Getting an accurate diagnosis of enteric disease in pigs is getting more complicated since porcine epidemic diarrhea virus (PEDV) emerged in the US. Different diagnostic strategies and testing tools are needed, depending on PEDV virus infection status and the given situation. Four common questions regarding PEDV diagnostics fielded by the Iowa State University Veterinary Diagnostic Laboratory include:

  1. How do we confirm a diagnosis of PEDV in a naïve (never been infected before) herd?
  2. How do we sort out the role of PEDV versus other causes of diarrhea in a PEDV positive herd?
  3. How can we assure that new introductions to my herd are not carrying PEDV?
  4. How can we monitor fomites (facilities, vehicles, materials) for PEDV?

The specific answers to these questions will depend on the unique situation present on each farm. Swine veterinarians are very well positioned to offer the best strategy for a given situation.

 

The diagnosis of porcine epidemic diarrhea virus when it first enters a naive population of pigs has been straight-forward. Diagnosis is based on the clinical signs (e.g. severe diarrhea in pigs of any age, rapid transmission throughout all pigs on the site and severe mortality in suckling piglets) and detection of PEDV by diagnostic testing. Diagnostic testing simply involves performing a polymerase-chain-reaction test (PCR) on feces from pigs acutely affected with diarrhea. If PEDV is the culprit, the test will be strongly positive and very few samples are required to confirm the diagnosis. Table 1 offers very brief summary of submission concepts. More specific information can be found at websites of veterinary diagnostic laboratories, the National Pork Board and elsewhere.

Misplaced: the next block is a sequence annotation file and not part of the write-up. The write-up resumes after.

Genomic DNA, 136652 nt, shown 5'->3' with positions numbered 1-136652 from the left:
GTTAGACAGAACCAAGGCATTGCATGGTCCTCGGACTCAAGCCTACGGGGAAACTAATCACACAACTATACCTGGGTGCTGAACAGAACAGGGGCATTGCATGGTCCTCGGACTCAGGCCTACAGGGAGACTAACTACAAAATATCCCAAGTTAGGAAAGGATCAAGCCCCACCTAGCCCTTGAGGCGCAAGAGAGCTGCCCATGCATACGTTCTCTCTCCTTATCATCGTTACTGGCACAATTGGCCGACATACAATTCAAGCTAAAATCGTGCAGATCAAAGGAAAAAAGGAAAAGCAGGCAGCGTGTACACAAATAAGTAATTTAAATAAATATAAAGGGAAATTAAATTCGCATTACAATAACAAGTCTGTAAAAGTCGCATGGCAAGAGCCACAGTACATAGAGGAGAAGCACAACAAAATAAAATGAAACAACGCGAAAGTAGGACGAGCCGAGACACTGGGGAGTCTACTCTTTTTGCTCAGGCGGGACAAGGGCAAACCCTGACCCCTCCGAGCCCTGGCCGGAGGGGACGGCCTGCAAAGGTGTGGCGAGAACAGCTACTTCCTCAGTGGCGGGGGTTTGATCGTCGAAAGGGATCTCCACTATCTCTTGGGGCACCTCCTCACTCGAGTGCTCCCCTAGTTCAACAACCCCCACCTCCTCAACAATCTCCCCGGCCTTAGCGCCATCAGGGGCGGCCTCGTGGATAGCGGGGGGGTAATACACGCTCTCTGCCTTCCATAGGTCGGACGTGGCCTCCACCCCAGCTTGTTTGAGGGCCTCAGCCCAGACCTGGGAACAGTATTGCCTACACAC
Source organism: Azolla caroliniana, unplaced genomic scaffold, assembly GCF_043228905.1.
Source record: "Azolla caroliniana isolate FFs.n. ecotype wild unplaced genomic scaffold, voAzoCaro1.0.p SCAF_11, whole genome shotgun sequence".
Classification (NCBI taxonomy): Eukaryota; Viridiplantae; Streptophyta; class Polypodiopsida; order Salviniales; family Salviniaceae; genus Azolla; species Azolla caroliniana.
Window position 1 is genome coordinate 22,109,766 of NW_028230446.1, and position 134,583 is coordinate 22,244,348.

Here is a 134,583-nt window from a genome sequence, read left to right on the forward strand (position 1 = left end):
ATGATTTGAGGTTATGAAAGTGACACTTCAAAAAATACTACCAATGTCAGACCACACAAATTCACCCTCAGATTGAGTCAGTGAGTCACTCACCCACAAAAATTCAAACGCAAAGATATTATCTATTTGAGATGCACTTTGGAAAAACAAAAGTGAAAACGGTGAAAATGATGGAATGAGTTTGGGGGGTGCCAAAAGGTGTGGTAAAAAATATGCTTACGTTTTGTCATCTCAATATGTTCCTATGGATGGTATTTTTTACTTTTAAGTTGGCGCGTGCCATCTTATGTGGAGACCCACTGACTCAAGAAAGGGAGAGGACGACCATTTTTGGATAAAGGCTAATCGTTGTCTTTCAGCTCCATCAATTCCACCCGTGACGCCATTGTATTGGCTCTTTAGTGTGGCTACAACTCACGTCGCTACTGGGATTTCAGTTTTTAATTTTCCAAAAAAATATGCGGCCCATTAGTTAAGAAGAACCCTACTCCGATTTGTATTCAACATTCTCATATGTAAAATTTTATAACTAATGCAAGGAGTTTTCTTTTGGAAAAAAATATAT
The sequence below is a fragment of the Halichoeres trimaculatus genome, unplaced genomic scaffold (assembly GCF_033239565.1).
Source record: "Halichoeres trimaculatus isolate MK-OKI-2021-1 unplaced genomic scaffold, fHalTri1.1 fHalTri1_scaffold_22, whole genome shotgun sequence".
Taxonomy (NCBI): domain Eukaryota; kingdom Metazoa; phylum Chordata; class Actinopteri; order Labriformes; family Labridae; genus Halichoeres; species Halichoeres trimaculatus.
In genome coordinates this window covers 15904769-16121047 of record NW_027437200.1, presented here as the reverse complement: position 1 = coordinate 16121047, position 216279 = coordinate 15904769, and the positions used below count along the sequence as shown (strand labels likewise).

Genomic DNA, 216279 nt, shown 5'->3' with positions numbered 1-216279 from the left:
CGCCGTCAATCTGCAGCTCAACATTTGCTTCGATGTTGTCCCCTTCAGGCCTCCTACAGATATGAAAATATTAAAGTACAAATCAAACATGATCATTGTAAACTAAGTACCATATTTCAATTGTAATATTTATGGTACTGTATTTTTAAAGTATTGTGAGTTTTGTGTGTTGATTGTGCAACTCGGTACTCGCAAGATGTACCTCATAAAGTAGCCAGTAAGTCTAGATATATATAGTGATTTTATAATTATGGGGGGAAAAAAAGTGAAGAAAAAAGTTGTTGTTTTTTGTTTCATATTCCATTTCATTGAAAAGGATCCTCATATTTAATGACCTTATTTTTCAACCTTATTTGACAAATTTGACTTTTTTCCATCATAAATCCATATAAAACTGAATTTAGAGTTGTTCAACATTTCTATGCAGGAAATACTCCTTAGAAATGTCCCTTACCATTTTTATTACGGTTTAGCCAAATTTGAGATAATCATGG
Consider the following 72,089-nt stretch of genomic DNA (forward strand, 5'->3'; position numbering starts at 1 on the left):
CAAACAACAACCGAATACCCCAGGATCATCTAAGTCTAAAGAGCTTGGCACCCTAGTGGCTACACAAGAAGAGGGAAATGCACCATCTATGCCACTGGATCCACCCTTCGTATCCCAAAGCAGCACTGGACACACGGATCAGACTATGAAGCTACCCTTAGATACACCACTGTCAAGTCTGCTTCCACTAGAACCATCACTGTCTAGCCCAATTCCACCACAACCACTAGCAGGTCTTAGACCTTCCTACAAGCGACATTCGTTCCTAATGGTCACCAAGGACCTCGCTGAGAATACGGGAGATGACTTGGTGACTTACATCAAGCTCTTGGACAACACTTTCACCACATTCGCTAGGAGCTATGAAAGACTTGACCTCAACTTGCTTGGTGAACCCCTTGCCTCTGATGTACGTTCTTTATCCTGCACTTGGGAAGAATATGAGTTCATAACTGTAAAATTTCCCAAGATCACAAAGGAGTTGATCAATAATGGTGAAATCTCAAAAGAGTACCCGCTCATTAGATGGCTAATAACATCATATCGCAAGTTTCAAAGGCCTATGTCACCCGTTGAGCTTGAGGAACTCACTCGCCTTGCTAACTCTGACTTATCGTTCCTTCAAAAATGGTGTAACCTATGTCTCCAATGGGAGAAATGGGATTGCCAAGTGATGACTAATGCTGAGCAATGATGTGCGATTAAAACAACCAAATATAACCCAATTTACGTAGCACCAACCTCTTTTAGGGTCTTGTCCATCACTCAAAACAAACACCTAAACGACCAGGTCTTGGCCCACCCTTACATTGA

As PEDV becomes more endemic in US herds; that is when PEDV becomes “seeded down” in a sow farm or flow of pigs, the diagnosis of the role of PEDV versus other causes of diarrhea is often daunting. In endemic situations, PEDV can clinically appear to be less virulent. Indeed, across the globe there is diversity in virulence of PEDV such that disease may be easily confused with less severe or more sporadic enteric diseases (e.g. rotavirus, colibacillosis, Clostridium, Salmonella, Lawsonia or Brachyspira). Each of these agents can cause severe disease on their own, therefore in PEDV-endemic herds where diarrhea occurs, it is very import to rule out through diagnostic testing the roles for other infectious disease agents. It is imprudent and costly to automatically assign blame to PEDV when another agent of diarrhea (e.g. Salmonella, Lawsonia, Brachyspira or TGE) is a strong contributor to the diarrhea present. Attention to detail will become increasingly important in animal selection, specimen collection and test selection to achieve accurate diagnosis. Collection of excellent samples for histopathology will be critical to sort out the relative roles and impact of the various pathogens detected by diagnostic testing, particularly in those cases of diarrhea on PEDV-positive farms (Table 1). If PEDV is the cause of clinical diarrhea, there will be abundant virus in feces and the PCR result should be unequivocally positive.

 

A third area for diagnostic testing is a concern for disease risk associated with introduction of animals into a breeding herd. Naïve sow farms will want to pull out all stops to prevent entry of PEDV with scrupulous and consistent execution of details of external biosecurity. The concepts of segregation, isolation and diagnostic testing are wholly appropriate for preventing introduction of PEDV as well as a host of other diseases. During isolation period, any diarrheic feces detected can be submitted for PCR testing to rule out the presence of acute PEDV infection. Some examples of tools to monitor for acute or previous infection while pigs are in isolation include one or more of:

  1. Aggressive testing of any clinical diarrhea that occurs during isolation period. PCR for PEDV on diarrheic feces is an obvious procedure but you may want to include PCR or culture for other enteric agents of concern such as TGE, Lawsonia, Salmonella or Brachyspira.
  2. Routine surveillance testing using PCR for PEDV on representative oral fluids collected from isolation facility. Oral fluids have been shown to be useful for detection of subclinical infections.